If you know me, then you also know that my blog posts can get a bit lengthy at times. This one, however, I will try to keep a bit shorter than usual. What I want to describe to you however are some of the problems that presented themselves while casting the Neutrino Probe components for which I have all the molds now. Also, I tried a few new techniques with these parts to improve the appearance of the product and make the assembly process easier. What new techniques you ask? Read on to find out.
The first and obviously difficult thing to do was to cast the emitter tip in clear resin. Its small size and my desire to make it as bubble-free as possible caused me a few headaches, but I managed to wangle it quite nicely. After my first few tries I was shattered however. The castings were not only full of bubbles, it looked like a can of soda had exploded inside the mold before the resin cured. It was that bad.
Of course I had the answer to this problem always in the back of my head: In my greenness I had foolishly attempted to pour the resin without degassing it first, because I shied away from the effort of building a vacuum chamber. No matter how cautiously I tried to mix the resin, the result was always a disaster.
So, I finally realized that there was no way around it: I had to build a vacuum chamber to be able to suck all of the trapped air bubbles out of the resin before pouring it into the mold. So I got myself a few components and started building: A small low-cost vacuum pump, a big stainless steel pot, some thick plexi as the lid, a flexible hose, a few connectors / valves and a rubber mat as a sealing gasket.
Putting it all together is pretty self-explainatory: I drilled two holes into the plexi, one for the hose that is connected to the pump and one for the valve which enabled me to re-pressurize the pot after the procedure. Then I connected the hose and added the rubber mat to the underside of the plexi to make the lid airtight.
Et voilà – my very own vacuum chamber! Not as difficult to build as I thought and it works like a charm! Resin degassed in there is almost bubble-free and cures beautifully.
Looking at the degassing procedure makes clear how impossible it is to get a bubble-free casting without it. There are a lot more tiny bubbles inside a resin mixture than you would ever imagine. Exposing them to a vacuum makes them visible, lets them grow bigger, rise to the surface and finally breaks them.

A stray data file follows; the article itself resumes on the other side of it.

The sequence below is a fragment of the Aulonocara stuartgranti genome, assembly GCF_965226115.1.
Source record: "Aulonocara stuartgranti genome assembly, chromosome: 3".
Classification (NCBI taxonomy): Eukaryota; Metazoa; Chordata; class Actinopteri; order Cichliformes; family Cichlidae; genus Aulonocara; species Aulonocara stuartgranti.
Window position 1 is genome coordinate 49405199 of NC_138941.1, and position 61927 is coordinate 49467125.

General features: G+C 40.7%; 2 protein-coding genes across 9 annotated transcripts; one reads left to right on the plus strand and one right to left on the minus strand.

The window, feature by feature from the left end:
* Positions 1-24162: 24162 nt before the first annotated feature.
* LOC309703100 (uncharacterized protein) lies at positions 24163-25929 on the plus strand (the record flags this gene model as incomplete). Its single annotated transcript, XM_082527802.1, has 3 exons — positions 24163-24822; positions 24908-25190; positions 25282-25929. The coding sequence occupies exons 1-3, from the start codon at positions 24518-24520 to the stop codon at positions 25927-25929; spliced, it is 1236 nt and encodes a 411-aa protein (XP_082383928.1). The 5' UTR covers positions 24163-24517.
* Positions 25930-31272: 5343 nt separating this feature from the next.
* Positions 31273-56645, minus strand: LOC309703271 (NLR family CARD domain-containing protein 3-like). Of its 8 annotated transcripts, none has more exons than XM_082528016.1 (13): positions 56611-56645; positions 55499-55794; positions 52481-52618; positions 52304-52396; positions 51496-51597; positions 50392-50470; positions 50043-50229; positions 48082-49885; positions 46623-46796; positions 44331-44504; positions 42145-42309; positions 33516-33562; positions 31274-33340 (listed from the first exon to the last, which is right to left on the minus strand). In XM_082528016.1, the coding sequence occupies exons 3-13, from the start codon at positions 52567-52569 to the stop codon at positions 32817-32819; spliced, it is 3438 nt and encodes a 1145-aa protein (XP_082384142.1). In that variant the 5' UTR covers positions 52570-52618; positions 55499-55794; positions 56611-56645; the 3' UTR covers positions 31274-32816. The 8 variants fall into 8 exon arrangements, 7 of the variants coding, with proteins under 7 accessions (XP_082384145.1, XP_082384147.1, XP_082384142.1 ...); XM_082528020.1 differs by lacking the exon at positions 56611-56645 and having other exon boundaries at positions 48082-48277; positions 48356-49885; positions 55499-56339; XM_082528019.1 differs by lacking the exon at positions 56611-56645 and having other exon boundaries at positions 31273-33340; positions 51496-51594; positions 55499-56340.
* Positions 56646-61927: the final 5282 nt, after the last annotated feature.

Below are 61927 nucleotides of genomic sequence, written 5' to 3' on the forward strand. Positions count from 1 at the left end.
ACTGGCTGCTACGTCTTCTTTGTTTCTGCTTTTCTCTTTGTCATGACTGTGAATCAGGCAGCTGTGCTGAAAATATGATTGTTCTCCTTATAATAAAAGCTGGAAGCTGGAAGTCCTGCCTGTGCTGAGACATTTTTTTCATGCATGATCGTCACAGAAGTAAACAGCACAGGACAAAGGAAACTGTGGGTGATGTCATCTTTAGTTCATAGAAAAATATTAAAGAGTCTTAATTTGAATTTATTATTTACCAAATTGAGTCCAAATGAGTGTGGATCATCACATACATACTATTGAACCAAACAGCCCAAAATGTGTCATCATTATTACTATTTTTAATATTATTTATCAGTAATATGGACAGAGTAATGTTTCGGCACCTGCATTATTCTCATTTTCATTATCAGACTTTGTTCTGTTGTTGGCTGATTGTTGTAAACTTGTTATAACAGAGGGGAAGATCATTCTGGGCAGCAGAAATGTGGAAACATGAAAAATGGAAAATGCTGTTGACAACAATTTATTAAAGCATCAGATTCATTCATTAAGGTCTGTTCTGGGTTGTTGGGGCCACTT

Bubbles or not, it is still very difficult to get the resin inside a mold this small though, because it is quite viscous. I use disposable pipettes to be able to allot the resin in small doses.
After the mold is about half-way full, I stop and use a toothpick to catch any bubbles that might have been caught inside the mold and try to push them away from the inner mold wall. This way no holes are created in the casting, even though those bubbles are still trapped inside and obviously visible. That’s not always possible to prevent. When I think I got them all, I continue and fill up the mold.
And here you can see the result. Almost bubble-free castings which will look fabulous when lit up by the electronics from behind.
The next element that required a special casting technique was the display panel:
Well, it didn’t exactly require a special technique, but I decided to do it a little differently from how it might normally be done to make it look more seamless.
The normal way of casting this would be to incorporate a hole into the master model so that the electronics could be inserted into the casting, which naturally also would feature this “window”. The other possibility would have been to work this hole into each casting, similarly as I did with the battery door of my ODN Scanner replica. With this experience under my belt however, I decided that I didn’t want to do it like this again because it’s just too elaborate.
Instead I put the LED digits inside the mold before pouring in the resin. This way the electronics get embedded into the resin and actually become one with the panel itself.